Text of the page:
ABSENT HEALING A form of faith healing that involves the projection of positive healing energy to an ill person (or animal) by a healer who is not present at the time of the healing.

The most renowned of twentieth century absent healers was the American psychic Edgar Cayce (1877 – 1945) who used his remarkable powers to diagnose illnesses and prescribe treatment. Throughout the course of his life, he gave readings for approximately 30,000 men, women, and children from all over the world. It is said that the rate of his accuracy was over 90 percent. Edgar Cayce also possessed another gift — the ability to experience visions of the future. Because he always practiced his psychic work while under a sleep-like, self-induced hypnotic trance, he came to be known as the "Sleeping Prophet."

ADEPT An individual, male or female, who has gained profound magickal powers and insights, usually through initiation; a word used to describe an initiate or occult master.

AFTERWORLD The world of the dead; the place where human souls go to after death: a concept shared by all human mythologies and religions. The afterworld is usually perceived as a dark and gloomy underground region or as a bright and happy world in the sky.

"Summerland" is the Wiccan name of the paradiselike afterworld where the soul or spirit is believed to go after physical death and remain until it reincarnates.

AIR One of the four ancient and alchemical elements, which corresponds to the East Watchtower of the magick circle. The spirits of Air are known as Sylphs. See also ELEMENTALS.

ALCHEMY The ancient occult science of transmutation of base metals into gold or silver by both chemical and spiritual processes. The other major aims of alchemy were to find an elixir that could make humans immortal, and to acquire various methods of creating life artificially. One who practices alchemy is called an alchemist.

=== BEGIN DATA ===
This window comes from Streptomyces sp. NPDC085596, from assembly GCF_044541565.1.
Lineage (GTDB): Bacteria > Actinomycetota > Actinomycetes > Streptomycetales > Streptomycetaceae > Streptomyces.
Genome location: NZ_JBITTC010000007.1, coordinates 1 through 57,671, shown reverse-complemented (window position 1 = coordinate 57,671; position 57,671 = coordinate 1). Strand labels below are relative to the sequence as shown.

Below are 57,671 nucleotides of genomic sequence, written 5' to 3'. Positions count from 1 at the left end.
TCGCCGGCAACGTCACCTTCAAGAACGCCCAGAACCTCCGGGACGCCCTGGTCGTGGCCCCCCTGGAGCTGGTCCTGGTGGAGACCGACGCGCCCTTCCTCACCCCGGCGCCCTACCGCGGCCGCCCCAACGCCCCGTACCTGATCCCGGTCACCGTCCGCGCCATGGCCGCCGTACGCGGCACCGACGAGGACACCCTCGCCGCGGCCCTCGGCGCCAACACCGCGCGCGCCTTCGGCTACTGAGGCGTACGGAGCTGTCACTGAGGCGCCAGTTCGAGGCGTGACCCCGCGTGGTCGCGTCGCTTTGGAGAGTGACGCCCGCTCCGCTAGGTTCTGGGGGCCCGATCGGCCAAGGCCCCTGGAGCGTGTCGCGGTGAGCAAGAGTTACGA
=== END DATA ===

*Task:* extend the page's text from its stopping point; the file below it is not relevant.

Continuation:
Legend holds that alchemy was founded by the god Hermes Trismegistus; however, it is known that the basic fundamentals of alchemy were actually developed by the Egyptians, who combined metallurgy with Hermetic philosophy hundreds of years before the birth of Christ. In ancient China, where the Eastern alchemical arts were highly developed, the first alchemical text was written by Ko Hung and published around the year 320 A.D. In the 12th century A.D. alchemy was brought to Spain by the Muslims, and from there its practice spread throughout much of Europe, where it was regarded as a highly respected, although mysterious, science.

Those who practiced alchemy often used dream-revelations and visions to base their studies upon, and their works were written and drawn in obscure symbols instead of in words. They also believed that everything on Earth possessed a "hermaphroditic composition" of sulfur (the male principle and the soul) and mercury (the female principle and the spirit), as well as salt (representative of the physical body.) Working in harmony with astrological influences, the alchemists were confident that these three "essentials" (sulfur, mercury, salt) could be separated and then put back together in a different form.